With all eyes in the ACC on Charlotte last week, this is the perfect time to talk about Syracuse football. Specifically, the future of Syracuse football. As college football continues to undergo massive changes essentially every summer, talk of super conferences, NIL and realignment intensifies. It raises the question: what is next?
No one obviously knows the answer for sure, but I have to say, the outlook seems fairly bleak. Despite ACC Commissioner Jim Phillip’s warning shot from last Wednesday, the likelihood is that not every team is going to be included in the vision of college football’s future. Jackson State football coach Deion Sanders said it best: “Call it chasing the bag.” These conferences and schools are going to do whatever makes them the most money.
Talks of a 40-team breakaway league certainly do not include the Orange. Expand that out to 50 or even 60 teams and I don’t know if ‘Cuse finds itself earning an invite. In truth, Syracuse has not brought much to the college football table. It has won six games just once in the past eight seasons. That magical 2018 season simply stands out as an outlier at this stage. Outside of that 10-3 campaign, Syracuse is 26-57.
Then there is the market. I love Central New York. I really enjoyed my four years at Syracuse. However, the Big Ten and SEC are not lining up to corner the CNY market. The schools that are moving right now are either well-established powers or play in massive media markets. Syracuse ranks as the 87th media market in the nation, firmly between Shreveport, Louisiana and Chattanooga, Tennessee.
On top of that, there is not a ton of value in adding Syracuse for recruiting purposes. The Orange have been regularly beaten to the top recruits in New York City and New Jersey by Big Ten schools for at least a decade. There is no need to add Syracuse to get into that part of the country if you are the Big Ten. For the SEC, they don’t even care about the region. They are happy to recruit Texas, Louisiana, Florida, Georgia, California and Alabama.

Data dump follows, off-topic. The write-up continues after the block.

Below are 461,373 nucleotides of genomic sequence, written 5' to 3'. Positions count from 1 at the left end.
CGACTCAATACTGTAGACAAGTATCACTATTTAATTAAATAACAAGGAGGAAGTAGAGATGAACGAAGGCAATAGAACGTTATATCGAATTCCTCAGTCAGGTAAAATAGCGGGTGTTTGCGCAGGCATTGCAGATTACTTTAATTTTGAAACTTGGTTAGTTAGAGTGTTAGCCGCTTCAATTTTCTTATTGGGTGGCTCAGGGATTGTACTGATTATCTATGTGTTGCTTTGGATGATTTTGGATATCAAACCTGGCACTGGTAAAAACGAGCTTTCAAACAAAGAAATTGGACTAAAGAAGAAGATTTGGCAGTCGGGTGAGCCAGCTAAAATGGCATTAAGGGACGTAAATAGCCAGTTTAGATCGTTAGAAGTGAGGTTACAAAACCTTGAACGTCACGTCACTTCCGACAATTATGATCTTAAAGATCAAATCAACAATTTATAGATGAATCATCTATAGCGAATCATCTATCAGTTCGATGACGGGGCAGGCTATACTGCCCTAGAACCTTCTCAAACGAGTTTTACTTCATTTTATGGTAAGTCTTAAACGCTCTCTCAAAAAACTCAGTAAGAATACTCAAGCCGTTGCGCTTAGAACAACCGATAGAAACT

So, the question remains: what is next for the Orange? The truth is, nothing is imminent. The ACC grant of rights runs through 2036. In theory, the conference could stick together and continue operating as it has been. However, there are several appealing schools in the ACC to poach.
Duke and UNC bring the extensive basketball pedigree and one the best rivalries in all of sports. Florida State, Miami, Louisville, Clemson and Georgia Tech all have natural rivals in the SEC. Clemson obviously is the crown jewel in any expansion attempt because of the Tigers’ recent success on the national stage and Dabo Sweeny’s ability to recruit top talent.
All of this could change if Notre Dame decides to join the ACC for football. There is a clause in the Irish’s deal with the ACC that stipulates that if they are ever to give up independence in football, it would have to be to join the ACC. Notre Dame already competes in the conference for all Olympic sports with the exception of hockey. The Irish compete in the Big Ten because the ACC does not sponsor the sport.
Ideally, Notre Dame could join the conference along with another school to keep the even number. Perhaps West Virginia would make sense, restoring rivalries with Pittsburgh, Syracuse and Virginia Tech. If that does not come to fruition, Syracuse could be in trouble.
If the southern ACC schools make the jump to the SEC, Big Ten or even the Big 12, the path forward for Syracuse football is very unclear. Perhaps the ACC could pick up a few schools from the AAC, MAC or Conference USA, but that would clearly be an inferior league that no longer factors into the national picture. Joining the Big East again would always be an option, much like UConn has in every sport except football. At which point, the Orange would be an afterthought in college football.
In short, this really ratchets up the pressure for Dino Babers to turn this team back in to at least a consistently bowl-eligible program. Unfortunately, it might already be too late. John Wildhack should be pressuring Phillips to do whatever he can to secure the ACC’s future because no one is coming to lure Syracuse to the big kid’s table.